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Morning Drink

Morning Drink
Photo Information
Copyright: James Parker (Jamesp) Gold Star Critiquer/Gold Note Writer [C: 1369 W: 9 N: 6334] (18906)
Genre: Animals
Medium: Color
Date Taken: 2008-03-29
Categories: Mammals
Camera: Canon 1D Mark II, Canon 70-200 f 2.8 L USM
Exposure: f/2.8, 1/200 seconds
More Photo Info: [view]
Photo Version: Original Version
Theme(s): Hluhluwe-iMfolozi Park 1, CeltickRanger's favorite African animal photos [view contributor(s)]
Date Submitted: 2008-04-12 8:39
Viewed: 5427
Points: 42
[Note Guidelines] Photographer's Note
I took this just after entering the park. If you turn right immediately after entering the Hluhluwe Gate, go over the hill, it was at the bottom, very close to the spot where I took my 'Pushmi-Pullyu' shor 15 years earlier(Loot and Anna probably know this area well).

This lone bull wandered over the road, he was covered all over in mud and began his morning drink. Rather than getting the whole animal, I decided to concentrate on the head.

The Elephants of the genus Loxodonta, known collectively as African elephants, are currently found in 37 countries in Africa.

African elephants are distinguished from Asian elephants in several ways, the most noticeable being their ears. Africans' ears are much larger. The African is typically larger than the Asian and has a concave back. Both African males and females have external tusks and are usually less hairy than their Asian cousins.

African elephants have traditionally been classified as a single species comprising two distinct subspecies, namely the savanna elephant (Loxodonta africana africana) and the forest elephant (Loxodonta africana cyclotis), but recent DNA analysis suggests that these may actually constitute distinct species. While this split is not universally accepted by experts a third species of African elephant has also been proposed.

Under the new two species classification, Loxodonta africana refers specifically to the Savanna Elephant, the largest of all elephants. In fact, it is the largest land animal in the world, standing up to 4 m (13 ft) at the shoulder and weighing approximately 7,000 kg (7.7 tons). The average male stands about 3 m (10 ft) tall at the shoulder and weighs about 5500–6000 kg (6.1–6.6 tons), the female being much smaller. Most often, Savanna Elephants are found in open grasslands, marshes, and lakeshores. They range over much of the savanna zone south of the Sahara.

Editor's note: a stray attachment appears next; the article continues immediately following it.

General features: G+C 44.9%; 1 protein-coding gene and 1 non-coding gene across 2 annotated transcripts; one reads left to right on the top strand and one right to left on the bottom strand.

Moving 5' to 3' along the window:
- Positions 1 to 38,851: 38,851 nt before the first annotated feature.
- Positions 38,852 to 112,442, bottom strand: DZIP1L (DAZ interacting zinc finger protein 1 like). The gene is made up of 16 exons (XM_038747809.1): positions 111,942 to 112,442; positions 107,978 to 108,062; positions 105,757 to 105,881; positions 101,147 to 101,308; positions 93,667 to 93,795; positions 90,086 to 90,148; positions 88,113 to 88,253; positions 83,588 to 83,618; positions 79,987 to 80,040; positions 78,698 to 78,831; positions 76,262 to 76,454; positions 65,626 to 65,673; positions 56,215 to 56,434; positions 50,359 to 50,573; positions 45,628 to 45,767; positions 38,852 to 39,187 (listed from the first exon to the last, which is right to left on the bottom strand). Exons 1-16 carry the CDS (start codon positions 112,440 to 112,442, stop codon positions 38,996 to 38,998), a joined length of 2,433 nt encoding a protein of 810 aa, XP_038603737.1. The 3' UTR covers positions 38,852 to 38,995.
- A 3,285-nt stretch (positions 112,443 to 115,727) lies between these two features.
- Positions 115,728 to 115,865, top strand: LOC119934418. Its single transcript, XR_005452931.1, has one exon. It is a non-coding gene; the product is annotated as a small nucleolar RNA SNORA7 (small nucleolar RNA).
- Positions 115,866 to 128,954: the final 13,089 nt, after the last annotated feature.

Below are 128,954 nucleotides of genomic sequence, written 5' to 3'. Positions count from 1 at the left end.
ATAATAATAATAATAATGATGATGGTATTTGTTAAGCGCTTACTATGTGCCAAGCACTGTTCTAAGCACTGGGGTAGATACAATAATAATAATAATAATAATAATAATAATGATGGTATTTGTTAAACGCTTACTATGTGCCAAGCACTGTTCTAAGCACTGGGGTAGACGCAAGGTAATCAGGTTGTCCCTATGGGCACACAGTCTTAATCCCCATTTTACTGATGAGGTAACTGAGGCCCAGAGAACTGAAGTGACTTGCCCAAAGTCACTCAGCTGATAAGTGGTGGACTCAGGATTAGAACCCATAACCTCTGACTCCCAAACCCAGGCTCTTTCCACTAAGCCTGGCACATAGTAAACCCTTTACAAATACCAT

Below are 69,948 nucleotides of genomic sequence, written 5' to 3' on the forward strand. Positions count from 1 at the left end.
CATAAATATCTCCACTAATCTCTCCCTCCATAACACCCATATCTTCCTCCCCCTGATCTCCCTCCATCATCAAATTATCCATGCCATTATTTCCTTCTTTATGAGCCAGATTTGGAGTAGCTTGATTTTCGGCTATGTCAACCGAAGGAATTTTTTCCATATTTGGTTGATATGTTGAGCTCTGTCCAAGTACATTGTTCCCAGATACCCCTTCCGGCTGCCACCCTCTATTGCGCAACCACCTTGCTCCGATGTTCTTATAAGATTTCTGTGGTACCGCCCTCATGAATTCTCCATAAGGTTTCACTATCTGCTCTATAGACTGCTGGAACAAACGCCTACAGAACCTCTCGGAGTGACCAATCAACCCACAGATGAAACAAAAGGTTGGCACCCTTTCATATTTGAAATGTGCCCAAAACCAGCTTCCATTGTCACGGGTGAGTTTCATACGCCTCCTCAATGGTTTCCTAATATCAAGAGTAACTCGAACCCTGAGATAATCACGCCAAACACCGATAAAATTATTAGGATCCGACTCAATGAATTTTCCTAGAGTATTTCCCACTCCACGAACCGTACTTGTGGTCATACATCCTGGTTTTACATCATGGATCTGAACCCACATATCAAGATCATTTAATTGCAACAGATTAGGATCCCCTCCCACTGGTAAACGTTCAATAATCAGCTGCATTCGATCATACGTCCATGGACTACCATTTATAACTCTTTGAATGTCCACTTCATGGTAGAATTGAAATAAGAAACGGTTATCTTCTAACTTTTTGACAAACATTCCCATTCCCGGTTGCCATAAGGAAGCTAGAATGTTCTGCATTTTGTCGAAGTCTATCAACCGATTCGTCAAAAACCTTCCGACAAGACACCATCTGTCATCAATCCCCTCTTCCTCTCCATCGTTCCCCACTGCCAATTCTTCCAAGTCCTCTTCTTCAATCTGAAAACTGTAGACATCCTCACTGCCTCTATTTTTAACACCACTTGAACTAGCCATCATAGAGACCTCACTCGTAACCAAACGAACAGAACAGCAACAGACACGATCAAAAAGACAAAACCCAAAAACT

The other postulated species is the Forest Elephant (Loxodonta cyclotis). Compared with the Savanna Elephant, its ears are usually smaller and rounder, and its tusks thinner and straighter and not directed outwards as much. The Forest Elephant can weigh up to 4,500 kg (10,000 lb) and stand about 3 m (10 ft) tall. Much less is known about these animals than their savanna cousins because environmental and political obstacles make them difficult to study. Normally, they inhabit the dense African rain forests of central and western Africa, though occasionally they roam the edges of forests and so overlap the territories of the Savanna elephants and breed with them. In 1979, Iain Douglas-Hamilton estimated the continental population of African elephants at around 1.3 million animals. This estimate is controversial and is believed to be a gross overestimate, but it is very widely cited and has become a de facto baseline that continues to be incorrectly used to quantify downward population trends in the species. Through the 1980s, Loxodonta received worldwide attention due to the dwindling numbers of major populations in East Africa, largely as a result of poaching. Today, according to IUCN’s African Elephant Status Report 2007 there are approximately between 470,000 and 690,000 African elephants in the wild. Although this estimate only covers about half of the total elephant range, experts do not believe the true figure to be much higher, as it is unlikely that large populations remain to be discovered. By far the largest populations are now found in Southern and Eastern Africa, which together account for the majority of the continental population. According to a recent analysis by IUCN experts, most major populations in Eastern and Southern Africa are stable or have been steadily increasing since the mid-1990s, at an average rate of 4.5% per annum.

Elephant populations in West Africa, on the other hand, are generally small and fragmented, and only account for a small proportion of the continental total. Much uncertainty remains as to the size of the elephant population in Central Africa, where the prevalence of forest makes population surveys difficult, but poaching for ivory and bushmeat is believed to be intense through much of the region.[22] In South Africa, the elephant population has tripled, growing from 8,000 in 1995 to more than 20,000 by 2008. As a result of this growing population, South Africa has announced the lift of a ban introduced in 1995 that made it illegal to kill elephants. This has sparked controversy among environmental groups.

XOTAELE, jaycee, CeltickRanger, Arjun, nglen, gracious, eqshannon, vanderschelden, boreocypriensis, tuslaw, rcrick, marhowie, horia, gannu, goldyrs, loot, rousettus, haraprasan has marked this note useful
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Critiques [Translate]

Hola James.
ˇFantásticos detalles!
Perfecta presentación y muy buena nota.
Un cordial saludo, JL.

  • Great 
  • jaycee Gold Star Critiquer/Silver Workshop Editor/Gold Note Writer [C: 2454 W: 10 N: 8044] (25460)